PARIS — Orange, a French telecommunications company, has launched the fourth annual African Social Venture Prize. The prize is meant to award entrepreneurs developing products and technologies intended to benefit Africa in varying fields like agriculture, commerce, education, energy, health, industry and trade.
Orange operates in 18 African countries and serves nearly 100 million customers. Given its large role in shaping the economy and development of Africa, Orange strives to improve connections in rural areas and introduce more mobile-based services. In an effort to make the greatest impact possible, the company supports many entrepreneurs and firms, small and middle-sized, giving them access to finance and digital development tools.
The African Social Venture Prize is another Orange initiative intended to promote social entrepreneurship and accelerate development within the continent. The goal of the competition is to “improve the living conditions of the populations” in African countries. More than 1,500 project proposals have been submitted to the competition since its inception in 2011, showing the “potential of the telecommunications sector” to stimulate development in Africa. This year, a new category has been added to the competition—the Orange Partner Award—which will honor the best project that integrates an Orange application with a special prize of 10,000 EUR.
The competition also recognizes three other projects, granting monetary prizes of 25,000 EUR, 15,000 EUR and 10,000 EUR. All four winners will receive a six-month support package from entrepreneurship and ICT experts, and the first prize winner will be given a patent submission in the specific country of the project’s deployment.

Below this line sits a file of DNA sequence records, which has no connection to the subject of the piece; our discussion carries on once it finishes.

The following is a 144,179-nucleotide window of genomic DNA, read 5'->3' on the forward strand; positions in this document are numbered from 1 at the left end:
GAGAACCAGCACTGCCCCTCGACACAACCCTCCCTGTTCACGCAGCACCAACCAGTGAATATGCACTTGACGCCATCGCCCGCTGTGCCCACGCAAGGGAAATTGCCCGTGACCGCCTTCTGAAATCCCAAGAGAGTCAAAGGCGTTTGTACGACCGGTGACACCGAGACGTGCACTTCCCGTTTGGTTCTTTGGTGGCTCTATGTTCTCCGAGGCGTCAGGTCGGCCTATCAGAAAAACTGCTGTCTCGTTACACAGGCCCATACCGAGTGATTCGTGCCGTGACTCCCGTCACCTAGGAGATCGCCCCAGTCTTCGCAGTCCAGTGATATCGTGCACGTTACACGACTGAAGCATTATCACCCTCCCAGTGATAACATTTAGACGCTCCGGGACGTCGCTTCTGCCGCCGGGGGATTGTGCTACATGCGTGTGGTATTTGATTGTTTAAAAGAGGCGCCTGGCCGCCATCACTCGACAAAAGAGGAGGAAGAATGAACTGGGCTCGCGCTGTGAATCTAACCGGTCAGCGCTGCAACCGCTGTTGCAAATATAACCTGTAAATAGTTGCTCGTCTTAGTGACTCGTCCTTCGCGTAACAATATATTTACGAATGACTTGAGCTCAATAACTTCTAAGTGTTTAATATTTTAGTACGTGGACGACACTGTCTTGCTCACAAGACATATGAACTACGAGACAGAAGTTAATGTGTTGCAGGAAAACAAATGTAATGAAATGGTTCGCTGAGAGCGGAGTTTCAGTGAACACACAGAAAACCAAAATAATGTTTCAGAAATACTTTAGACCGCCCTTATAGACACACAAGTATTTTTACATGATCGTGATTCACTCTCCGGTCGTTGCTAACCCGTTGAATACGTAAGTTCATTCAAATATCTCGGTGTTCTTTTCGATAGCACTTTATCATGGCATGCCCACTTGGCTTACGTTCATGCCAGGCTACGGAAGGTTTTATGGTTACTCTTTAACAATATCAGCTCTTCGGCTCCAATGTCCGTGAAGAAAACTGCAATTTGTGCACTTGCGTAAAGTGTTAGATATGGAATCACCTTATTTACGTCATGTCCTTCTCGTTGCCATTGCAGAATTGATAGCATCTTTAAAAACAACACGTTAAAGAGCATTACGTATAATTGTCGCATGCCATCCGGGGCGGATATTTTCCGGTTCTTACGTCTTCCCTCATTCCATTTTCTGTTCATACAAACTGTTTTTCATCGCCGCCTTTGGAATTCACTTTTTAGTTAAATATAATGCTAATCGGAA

The first phase of the competition will begin with the general public voting online for project proposals listed on Orange’s entertainment portal. Along with other finalists chosen by different experts in the fields, the project that receives the most online votes will be submitted to the jury.
Regardless of nationality, all legal entities fewer than three years old and entrepreneurs aged 21 and over are invited to participate in the competition at no cost. The submitted projects must not only use information and communications technology, but also plan to be implemented in at least one of the African countries that Orange serves. Applications for project proposals will be accepted from May 22 to September 19, 2014.
Last year, Orange received 450 project submissions that addressed development issues in a variety of fields. The final round of the competition featured 12 nominated projects, from which the judges chose three prizewinners. The panel of judges for the competition was composed of specialists and experts at Orange and other institutions that support development. An awards ceremony was later held in Cape Town, South Africa.
The first prize was awarded to QuickDo, a startup founded by a French-Cameroonian entrepreneur in 2011. Based on a “responsible and sustainable approach,” QuickDo provides Cameroonians with affordable access to digital books and e-book readers.
The Ivoire Job project was given the second prize award. Using an online platform that is “compatible with mobile devices through an SMS-based system,” Ivoire Job expands access to employment opportunities for those living in Ivory Coast. The platform also serves as a medium for young job seekers, workers and recruiters to discuss their experiences in their respective fields.
Tunisian company Chifco was awarded the third prize. Chifco strives to save energy when using high-consumption devices at home and in the workplace. The main goal of the project is to help users decrease energy spending by monitoring and controlling the use of those devices in real time.